1QHa Col. xi:16-18 And when they rush forth, Sh[eo]l [and A]bad[don] open; [al]l the arrows of the pit 17 make their voice heard while going down to the abyss; and the gates of [Sheol] open [for all] the deeds of the serpent. 18 And the doors of the pit close upon the one expectant with injustice, and everlasting bolts upon all the spirits of the serpent.

The “gates of hell” is likely a reference to the hostility the disciples will face once they begin their mission to bring the gospel to the Jews and then to the world. They will be attacked, persecuted, and some will die because of their testimony for Jesus. This fits better with second temple Judaism use of the phrase “gates of hell.” “Jewish literature “gates of Hades” is frequently idiomatic for “powers of death” (Blomberg, Matthew, 253). For example, in Isaiah 38:10, when Hezekiah is about to die, he says, “I am consigned to the gates of Sheol for the rest of my years.”

Peter is given the “keys to the kingdom” so that whatever he binds and looses on earth, will be bound or loosed in heaven. This phrase has been used to support the primacy of Peter and the bishops of Rome, so that Peter could forgive sin. “Jesus instituted the Sacrament of Penance and transmitted the power to forgive sins to Peter and, later, to the other Apostles.”

It is true that keys are associated with authority. In Isaiah 22:22, the Lord will establish the authority of Eliakim the son of Hilkiah, “and I will place on his shoulder the key of the house of David. He shall open, and none shall shut; and he shall shut, and none shall open.” This verse sounds much like Jesus’s words in Matthew.

But in the context of the Second Temple Judaism, the idea of “binding and loosing” refers to interpreting the Torah and applying it to new situations. If the command was applicable, then it was “bound.” If they determined it was a commandment not applicable in a specific circumstance, then it was “loosed.”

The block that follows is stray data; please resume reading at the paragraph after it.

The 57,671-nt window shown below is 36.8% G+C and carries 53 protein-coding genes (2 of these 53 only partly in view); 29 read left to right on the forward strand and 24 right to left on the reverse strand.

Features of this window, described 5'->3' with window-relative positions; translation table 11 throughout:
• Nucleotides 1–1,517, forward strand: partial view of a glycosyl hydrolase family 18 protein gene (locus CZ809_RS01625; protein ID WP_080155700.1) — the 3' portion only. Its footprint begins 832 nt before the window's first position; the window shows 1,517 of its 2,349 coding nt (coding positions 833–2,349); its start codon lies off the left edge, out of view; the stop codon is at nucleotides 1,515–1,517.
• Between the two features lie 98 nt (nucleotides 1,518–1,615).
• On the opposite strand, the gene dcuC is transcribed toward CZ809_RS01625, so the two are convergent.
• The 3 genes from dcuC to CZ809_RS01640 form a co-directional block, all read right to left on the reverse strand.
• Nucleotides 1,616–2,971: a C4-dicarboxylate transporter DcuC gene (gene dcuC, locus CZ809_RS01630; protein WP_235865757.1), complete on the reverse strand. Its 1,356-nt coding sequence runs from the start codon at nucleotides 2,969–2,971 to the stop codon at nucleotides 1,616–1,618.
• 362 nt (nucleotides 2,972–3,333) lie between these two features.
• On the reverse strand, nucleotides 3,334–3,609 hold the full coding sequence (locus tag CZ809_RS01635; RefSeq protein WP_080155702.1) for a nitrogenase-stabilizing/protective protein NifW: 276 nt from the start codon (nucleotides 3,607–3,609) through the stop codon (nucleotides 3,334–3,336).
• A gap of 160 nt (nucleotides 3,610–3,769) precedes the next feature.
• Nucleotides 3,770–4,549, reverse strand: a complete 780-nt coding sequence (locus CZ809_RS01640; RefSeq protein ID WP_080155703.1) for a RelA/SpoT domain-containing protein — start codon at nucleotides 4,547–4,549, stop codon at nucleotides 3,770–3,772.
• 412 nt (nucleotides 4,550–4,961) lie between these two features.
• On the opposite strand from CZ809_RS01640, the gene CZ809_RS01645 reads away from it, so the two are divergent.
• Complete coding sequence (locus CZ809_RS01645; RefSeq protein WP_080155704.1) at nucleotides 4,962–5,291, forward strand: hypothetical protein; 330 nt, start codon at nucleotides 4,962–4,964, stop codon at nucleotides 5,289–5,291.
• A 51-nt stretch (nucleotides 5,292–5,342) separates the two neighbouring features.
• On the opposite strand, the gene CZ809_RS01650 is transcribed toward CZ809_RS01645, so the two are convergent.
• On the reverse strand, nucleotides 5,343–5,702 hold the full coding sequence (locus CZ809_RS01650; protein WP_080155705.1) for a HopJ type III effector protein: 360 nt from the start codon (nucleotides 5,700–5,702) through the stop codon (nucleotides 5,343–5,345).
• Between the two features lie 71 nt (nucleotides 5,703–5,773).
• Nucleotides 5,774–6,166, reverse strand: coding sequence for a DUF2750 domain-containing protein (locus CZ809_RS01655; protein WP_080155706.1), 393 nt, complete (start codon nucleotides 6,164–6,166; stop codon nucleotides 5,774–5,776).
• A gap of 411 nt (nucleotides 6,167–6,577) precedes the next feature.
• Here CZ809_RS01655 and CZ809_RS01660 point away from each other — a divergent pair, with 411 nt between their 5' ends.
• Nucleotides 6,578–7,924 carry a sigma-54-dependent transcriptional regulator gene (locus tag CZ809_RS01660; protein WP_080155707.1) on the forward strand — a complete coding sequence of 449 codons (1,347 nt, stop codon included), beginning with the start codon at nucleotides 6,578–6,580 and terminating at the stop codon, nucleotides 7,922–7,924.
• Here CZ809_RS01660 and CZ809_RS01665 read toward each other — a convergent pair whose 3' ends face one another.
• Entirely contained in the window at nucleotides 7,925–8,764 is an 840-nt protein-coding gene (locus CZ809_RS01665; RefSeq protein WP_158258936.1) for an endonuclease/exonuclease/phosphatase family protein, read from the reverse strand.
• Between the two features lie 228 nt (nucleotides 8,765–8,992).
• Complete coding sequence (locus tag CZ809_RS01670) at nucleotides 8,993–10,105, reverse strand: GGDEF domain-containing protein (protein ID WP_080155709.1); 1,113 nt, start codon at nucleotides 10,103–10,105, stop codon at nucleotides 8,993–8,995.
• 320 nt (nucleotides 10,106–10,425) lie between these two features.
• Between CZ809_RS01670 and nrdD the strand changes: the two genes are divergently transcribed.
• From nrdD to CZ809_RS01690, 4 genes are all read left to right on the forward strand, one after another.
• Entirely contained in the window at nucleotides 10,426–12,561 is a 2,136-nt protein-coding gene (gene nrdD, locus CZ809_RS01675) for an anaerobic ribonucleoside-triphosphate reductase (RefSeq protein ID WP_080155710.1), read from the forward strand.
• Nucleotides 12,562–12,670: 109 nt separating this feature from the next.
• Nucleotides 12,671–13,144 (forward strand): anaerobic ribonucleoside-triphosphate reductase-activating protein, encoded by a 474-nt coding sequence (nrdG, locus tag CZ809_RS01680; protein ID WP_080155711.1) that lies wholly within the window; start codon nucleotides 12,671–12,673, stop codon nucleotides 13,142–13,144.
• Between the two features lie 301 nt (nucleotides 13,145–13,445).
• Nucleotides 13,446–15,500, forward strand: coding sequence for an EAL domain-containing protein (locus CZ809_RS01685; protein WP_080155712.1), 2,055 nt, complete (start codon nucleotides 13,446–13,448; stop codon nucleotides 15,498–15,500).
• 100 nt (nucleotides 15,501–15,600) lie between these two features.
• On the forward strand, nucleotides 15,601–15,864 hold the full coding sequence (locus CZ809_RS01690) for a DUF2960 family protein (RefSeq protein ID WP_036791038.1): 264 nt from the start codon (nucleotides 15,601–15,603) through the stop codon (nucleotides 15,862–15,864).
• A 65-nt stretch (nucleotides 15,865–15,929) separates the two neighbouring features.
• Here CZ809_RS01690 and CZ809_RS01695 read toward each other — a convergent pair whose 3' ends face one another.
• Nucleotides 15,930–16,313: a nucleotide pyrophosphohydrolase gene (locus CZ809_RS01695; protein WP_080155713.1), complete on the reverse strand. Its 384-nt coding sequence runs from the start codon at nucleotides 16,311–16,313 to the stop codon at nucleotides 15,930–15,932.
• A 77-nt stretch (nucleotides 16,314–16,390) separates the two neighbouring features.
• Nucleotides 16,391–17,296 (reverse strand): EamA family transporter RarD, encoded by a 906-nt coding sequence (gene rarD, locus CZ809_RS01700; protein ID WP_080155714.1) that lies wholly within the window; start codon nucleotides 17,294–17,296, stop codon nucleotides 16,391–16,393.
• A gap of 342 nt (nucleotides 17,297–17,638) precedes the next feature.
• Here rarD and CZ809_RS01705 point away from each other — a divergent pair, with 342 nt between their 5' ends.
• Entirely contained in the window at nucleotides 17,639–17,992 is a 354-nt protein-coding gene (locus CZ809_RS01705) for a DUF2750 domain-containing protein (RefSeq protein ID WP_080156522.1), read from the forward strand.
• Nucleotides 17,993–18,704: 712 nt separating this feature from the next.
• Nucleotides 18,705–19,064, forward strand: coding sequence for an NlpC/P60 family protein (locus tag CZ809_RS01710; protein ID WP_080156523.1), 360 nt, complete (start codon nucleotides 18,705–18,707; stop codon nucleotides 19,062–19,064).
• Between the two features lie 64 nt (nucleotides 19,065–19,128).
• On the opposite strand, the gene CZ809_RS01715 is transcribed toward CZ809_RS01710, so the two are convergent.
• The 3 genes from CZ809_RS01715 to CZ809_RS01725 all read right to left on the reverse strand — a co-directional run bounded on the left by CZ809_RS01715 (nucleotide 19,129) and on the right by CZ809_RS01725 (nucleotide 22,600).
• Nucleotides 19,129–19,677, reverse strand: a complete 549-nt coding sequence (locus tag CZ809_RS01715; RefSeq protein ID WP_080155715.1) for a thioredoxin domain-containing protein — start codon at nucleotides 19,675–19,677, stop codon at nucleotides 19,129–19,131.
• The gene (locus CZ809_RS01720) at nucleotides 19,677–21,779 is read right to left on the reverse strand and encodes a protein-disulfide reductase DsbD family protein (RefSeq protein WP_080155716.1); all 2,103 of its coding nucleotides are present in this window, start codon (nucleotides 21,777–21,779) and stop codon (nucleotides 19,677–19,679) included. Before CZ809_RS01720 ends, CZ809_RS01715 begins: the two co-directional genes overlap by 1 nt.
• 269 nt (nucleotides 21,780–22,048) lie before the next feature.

Powell observes the rabbis (and Matthew) did not consider “loosing the Law” as “dismissing scripture or countering its authority.” God’s Law is perfect, but the problem was the Law’s intention and how that intention can be brought forward into a new situation. This is something akin to dispensationalism’s horizontal and vertical truth or drawing principals from the Old Testament Law.

m.Aboth 3:2 R. Hananiah b. Teradion says, “[If] two sit together and between them do not pass teachings of Torah, lo, this is a seat of the scornful, “as it is said, Nor sits in the seat of the scornful (Ps. 1:1). “But two who are sitting, and words of Torah do pass between them—the Presence is with them, “as it is said, Then they that feared the Lord spoke with one another, and the Lord hearkened and heard, and a book of remembrance was written before him, for them that feared the Lord and gave thought to His name (Mal. 3:16).” I know that this applies to two. How do I know that even if a single person sits and works on Torah, the Holy One, blessed be he, sets aside a reward for him? As it is said, Let him sit alone and keep silent, because he has laid it upon him (Lam. 3:28).

m.Aboth 3:2 R. Halafta of Kefar Hananiah says, “Among ten who sit and work hard on Torah the Presence comes to rest, “as it is said, God stands in the congregation of God (Ps. 82:1).  “And how do we know that the same is so even of five?  For it is said, And he has founded his group upon the earth (Am. 9:6). “And how do we know that this is so even of three?  Since it is said, And he judges among the judges (Ps. 82:1). “And how do we know that this is so even of two?  Because it is said, Then they that feared the Lord spoke with one another, and the Lord hearkened and heard (Mal. 3:16). “And how do we know that this is so even of one?  Since it is said, In every place where I record my name I will come to you and I will bless you (Ex. 20:24).”